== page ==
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Tips for Treating Trigger Points - Lateral Pterygoid


Trigger Points in the Lateral Pterygoid are a Common Cause of Head and Jaw Pain 

The superior head of the lateral pterygoid is sometimes called the sphenomeniscus, because it inserts into the disc of the temporomandibular joint.


Superior head: lateral surface of greater wing of sphenoid.
Inferior head: lateral surface of lateral pterygoid plate of sphenoid.



Lateral Pterygoid Trigger Point Release

Lateral Pterygoid Trigger Points 




Superior head: capsule and articular disc of the temporomandibular joint. Inferior head: neck of mandible.


Protrudes mandible. Opens mouth. Moves mandible from side to side (as in chewing).


Trigeminal V nerve (mandibular division).


Chewing food.



Lateral Pterygoid Trigger Points


Lateral Pterygoid Trigger Points 




Two zones of pain:
(1) TMJ in a 1 cm localised zone

(2) zygomatic arch in a 3–4 cm zone


TMJ syndrome, craniomandibular pain, problems chewing/masticating, tinnitus, sinusitis. decreased jaw opening, headaches, bruxism, sinusitis pain, trismus (lockjaw), tingling in cheek area.


Chewing gum, tooth grinding/ bruxism, prolonged dental work, stress, emotional tension, jaw/ bite alignment, nail biting, thumb sucking.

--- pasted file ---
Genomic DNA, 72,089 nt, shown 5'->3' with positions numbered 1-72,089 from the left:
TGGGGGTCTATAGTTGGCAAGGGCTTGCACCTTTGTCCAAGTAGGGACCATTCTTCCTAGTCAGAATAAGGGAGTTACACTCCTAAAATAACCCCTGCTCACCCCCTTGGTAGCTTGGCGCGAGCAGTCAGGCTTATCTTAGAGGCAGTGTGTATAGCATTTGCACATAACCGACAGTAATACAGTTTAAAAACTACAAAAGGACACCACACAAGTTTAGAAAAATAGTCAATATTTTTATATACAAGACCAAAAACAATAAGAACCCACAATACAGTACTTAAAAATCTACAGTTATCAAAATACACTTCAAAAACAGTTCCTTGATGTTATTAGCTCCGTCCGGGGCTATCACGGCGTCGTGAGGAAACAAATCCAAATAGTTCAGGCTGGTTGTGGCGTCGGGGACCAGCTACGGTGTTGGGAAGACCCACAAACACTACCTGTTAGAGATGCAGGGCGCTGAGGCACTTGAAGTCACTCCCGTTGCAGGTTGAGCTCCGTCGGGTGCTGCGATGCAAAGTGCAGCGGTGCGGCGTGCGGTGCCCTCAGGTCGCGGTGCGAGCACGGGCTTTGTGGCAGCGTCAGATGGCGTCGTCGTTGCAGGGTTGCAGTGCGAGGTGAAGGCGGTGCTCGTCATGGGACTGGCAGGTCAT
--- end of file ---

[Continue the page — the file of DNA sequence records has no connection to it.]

Arthritic TMJ. Anatomical variations of TMJ. Tic douloureux (trigeminal neuralgia). Shingles.


TMJ, atlanto-occipital joint facets, neck muscles, masseter, medial pterygoid, temporalis (anterior), zygomaticus, buccinator, orbicularis oculi, SCM.

Opinion varies as to efficacy, type, and duration of use for occlusal devices. An evidence base suggests they can be beneficial.


Head forward or upper crossover patterns can be treated by a range of manual and trigger point therapists.


Chew on both sides of mouth. Avoid gum chewing/nail biting. Bite guard, phone-in-neck postures.


1. Use pincer-grip pressure techniques inside of the mouth in the sulcus, right at the back of the molars (or wisdom teeth if you have them); push inward and upward toward the top of the cheek.

2. Apply gentle and gradually increasing pressure to the trigger point, while lengthening the affected/host muscle until you hit a palpable barrier. This should be experienced as discomfort and not as pain.

3. Apply sustained pressure until you feel the trigger point soften. This can take from a few seconds to several minutes. Repeat, increasing the pressure on the trigger point until you meet the next barrier, and so on.

To achieve a better result, you can try to change the direction of pressure during these repetitions.


Useful Links on this Website  

Ischemic Compression Technique (ICT)

Dry Needling for Trigger Points

NAT Professional Courses



This blog is intended to be used for information purposes only and is not intended to be used for medical diagnosis or treatment or to substitute for a medical diagnosis and/or treatment rendered or prescribed by a physician or competent healthcare professional. This information is designed as educational material, but should not be taken as a recommendation for treatment of any particular person or patient. Always consult your physician if you think you need treatment or if you feel unwell. 





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